Cornell’s Department of Athletics and Physical Education has announced plans to build an indoor sports and recreation facility on Tower Road. The facility will be called Meinig Fieldhouse, in memory of former Board of Trustees chair and university benefactor Peter C. Meinig ’61.
The 91,950-square-foot facility, which will be adjacent to Robert J. Kane Sports Complex (track and Berman Field) and behind Bartels Hall, will include a 120-by-60-yard turf field, scoreboard, spectator area and storage spaces. The fieldhouse will enable year-round play, including limited competition events, training and skills development for varsity and recreational student-athletes alike. This project will also include the rebuild of Marsha Dodson Field, Cornell’s field hockey facility adjacent to Alumni Fields.
Along with support from the university, a core group of benefactors has committed $32.5 million toward the design and construction of the fieldhouse; additional donor support is currently being sought for the remainder of the project’s estimated $55 million total cost. Construction is expected to begin in the fall of 2024, with opening planned for 2026.
Its location on central campus will provide students an accessible hub for recreation.
“Athletics and physical education are important parts of the Cornell experience, contributing in meaningful ways to our students’ wellness and sense of belonging,” President Martha E. Pollack said. “The new Meinig Fieldhouse will significantly enhance the opportunities available to our students to participate in both varsity athletics and recreational sports, and will serve as a welcoming place to build friendships and self-confidence.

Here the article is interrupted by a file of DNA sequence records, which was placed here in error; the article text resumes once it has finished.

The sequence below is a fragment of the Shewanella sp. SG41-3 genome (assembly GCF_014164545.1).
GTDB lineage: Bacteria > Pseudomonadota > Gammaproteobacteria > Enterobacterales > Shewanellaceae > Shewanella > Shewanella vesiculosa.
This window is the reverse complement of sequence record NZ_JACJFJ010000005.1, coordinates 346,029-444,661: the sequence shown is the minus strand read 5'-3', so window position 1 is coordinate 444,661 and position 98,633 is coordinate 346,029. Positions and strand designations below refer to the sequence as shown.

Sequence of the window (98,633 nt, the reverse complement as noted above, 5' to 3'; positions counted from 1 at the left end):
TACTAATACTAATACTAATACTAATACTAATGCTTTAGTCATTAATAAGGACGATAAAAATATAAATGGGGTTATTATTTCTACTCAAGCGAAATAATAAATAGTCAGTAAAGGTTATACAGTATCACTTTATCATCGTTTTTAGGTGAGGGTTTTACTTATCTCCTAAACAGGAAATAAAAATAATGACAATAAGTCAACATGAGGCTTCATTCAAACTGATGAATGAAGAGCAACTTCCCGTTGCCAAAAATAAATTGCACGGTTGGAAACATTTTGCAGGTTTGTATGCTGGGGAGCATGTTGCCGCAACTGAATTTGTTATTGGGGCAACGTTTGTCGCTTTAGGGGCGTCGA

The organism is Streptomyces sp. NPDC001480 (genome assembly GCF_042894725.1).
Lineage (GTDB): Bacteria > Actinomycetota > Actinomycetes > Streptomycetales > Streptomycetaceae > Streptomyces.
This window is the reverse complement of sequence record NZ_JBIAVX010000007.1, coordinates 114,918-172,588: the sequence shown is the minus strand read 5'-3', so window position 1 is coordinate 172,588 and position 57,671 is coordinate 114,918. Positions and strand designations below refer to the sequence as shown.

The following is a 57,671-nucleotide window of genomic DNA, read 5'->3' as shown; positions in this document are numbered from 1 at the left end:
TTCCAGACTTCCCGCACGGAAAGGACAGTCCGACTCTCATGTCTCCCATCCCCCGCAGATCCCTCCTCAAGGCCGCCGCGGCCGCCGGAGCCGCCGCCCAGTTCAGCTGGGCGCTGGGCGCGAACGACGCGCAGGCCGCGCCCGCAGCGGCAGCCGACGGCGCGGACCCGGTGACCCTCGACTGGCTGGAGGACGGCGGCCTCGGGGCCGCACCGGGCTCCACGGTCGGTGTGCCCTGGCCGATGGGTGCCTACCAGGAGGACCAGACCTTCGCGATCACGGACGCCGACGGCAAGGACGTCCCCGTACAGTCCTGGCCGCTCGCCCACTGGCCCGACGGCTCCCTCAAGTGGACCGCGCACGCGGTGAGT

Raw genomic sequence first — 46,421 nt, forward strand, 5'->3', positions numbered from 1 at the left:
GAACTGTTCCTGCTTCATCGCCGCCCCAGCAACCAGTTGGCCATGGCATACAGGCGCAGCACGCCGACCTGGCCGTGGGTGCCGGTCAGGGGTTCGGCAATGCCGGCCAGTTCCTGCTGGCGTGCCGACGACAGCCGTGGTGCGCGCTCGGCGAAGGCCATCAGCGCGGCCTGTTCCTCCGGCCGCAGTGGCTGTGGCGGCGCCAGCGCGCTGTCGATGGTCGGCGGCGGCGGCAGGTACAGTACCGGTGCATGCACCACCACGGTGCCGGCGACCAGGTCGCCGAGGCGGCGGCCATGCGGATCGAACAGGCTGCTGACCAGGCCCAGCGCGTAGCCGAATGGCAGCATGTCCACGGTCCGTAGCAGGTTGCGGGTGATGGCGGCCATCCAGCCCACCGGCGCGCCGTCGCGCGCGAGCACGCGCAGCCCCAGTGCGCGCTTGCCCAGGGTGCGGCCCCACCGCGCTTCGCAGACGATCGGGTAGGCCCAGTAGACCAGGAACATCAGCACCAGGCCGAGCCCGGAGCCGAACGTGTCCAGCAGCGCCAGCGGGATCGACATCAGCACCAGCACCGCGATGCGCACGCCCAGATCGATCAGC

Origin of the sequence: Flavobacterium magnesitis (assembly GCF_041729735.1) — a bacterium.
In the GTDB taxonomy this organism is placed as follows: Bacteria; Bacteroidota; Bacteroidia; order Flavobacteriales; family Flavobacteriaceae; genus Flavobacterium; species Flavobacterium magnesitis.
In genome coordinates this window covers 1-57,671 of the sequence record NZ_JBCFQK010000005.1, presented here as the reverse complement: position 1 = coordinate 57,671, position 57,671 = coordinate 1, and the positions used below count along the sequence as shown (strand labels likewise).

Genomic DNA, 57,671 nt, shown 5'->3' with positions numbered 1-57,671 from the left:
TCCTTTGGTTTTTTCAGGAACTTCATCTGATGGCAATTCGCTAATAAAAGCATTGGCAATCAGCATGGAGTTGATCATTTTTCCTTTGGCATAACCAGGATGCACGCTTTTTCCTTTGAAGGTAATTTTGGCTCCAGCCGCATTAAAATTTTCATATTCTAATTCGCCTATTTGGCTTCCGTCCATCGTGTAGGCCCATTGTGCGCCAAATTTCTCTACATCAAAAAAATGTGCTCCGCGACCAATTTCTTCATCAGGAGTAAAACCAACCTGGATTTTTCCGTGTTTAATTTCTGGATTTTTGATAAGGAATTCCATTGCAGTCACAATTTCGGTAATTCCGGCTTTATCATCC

“I am delighted to be making this important investment in our students’ opportunities for leadership and well-being,” Pollack said, “and look forward to seeing Cornellians benefit from the Meinig Fieldhouse for decades to come.”
“The Meinig Fieldhouse offers the opportunity to truly pursue greatness and to make a serious investment in wellness and competitive excellence on the campus,” said Nicki Moore, the Meakem Smith Director of Athletics and Physical Education.
The indoor field will accommodate NCAA men’s and women’s lacrosse competitions; divider curtains will allow multiple groups to use the facility simultaneously. A mezzanine will include two team rooms, restrooms, meeting rooms and offices.
In addition to NCAA student-athletes from Cornell’s 37 intercollegiate sports programs, Meinig Fieldhouse will serve club teams and recreational athletes in a multitude of activities, advancing Cornell’s commitment to well-being. Sports teams and competitors will likely be the most frequent users of the fieldhouse, but it will also be of value to the Big Red Band, Cornell Cheerleading and other groups.
“With over 7,000 Cornellians in club and intramural sports, recreational sports and outdoor activities are among the most common shared experiences we have,” said Patrick Mehler ’23, former president of Cornell’s Club Sports Council. “A regulation-size indoor field to enable students in staying physically engaged, playing sports and creating community would be a huge boon.”
The university, in partnership with anonymous donors, has created a $10 million challenge match fund to encourage donor support for the project. Gifts of $250,000 or more will be matched, dollar for dollar, until the matching funds have been exhausted.
Meinig, who died in 2017 at age 78, was chairman and former CEO of HM International Inc. of Tulsa, Oklahoma, a privately owned manufacturing and management company. Among his accomplishments as Board of Trustees chair from 2002-11, Meinig oversaw the creation of the West Campus living and learning communities and numerous other building projects aimed at improving the student and faculty experience.
In 2015, with a $50 million gift, Meinig and his family endowed the Nancy E. and Peter C. Meinig School of Biomedical Engineering, expanding and elevating what had been a department into a school within Cornell Engineering.
“For me, physical health is mental health,” said Anne Meinig Smalling ’87, daughter of Peter and Nancy ’62 Meinig and a third-generation Cornellian. She played tennis for four years; her father and grandfather also played intercollegiate sports, and her daughter, Sami Smalling ’16, M.S. ’20, participated in club sports. “We hope that the Meinig Fieldhouse becomes a place that all of our students enjoy year-round to stay healthy and build lifelong friendships.”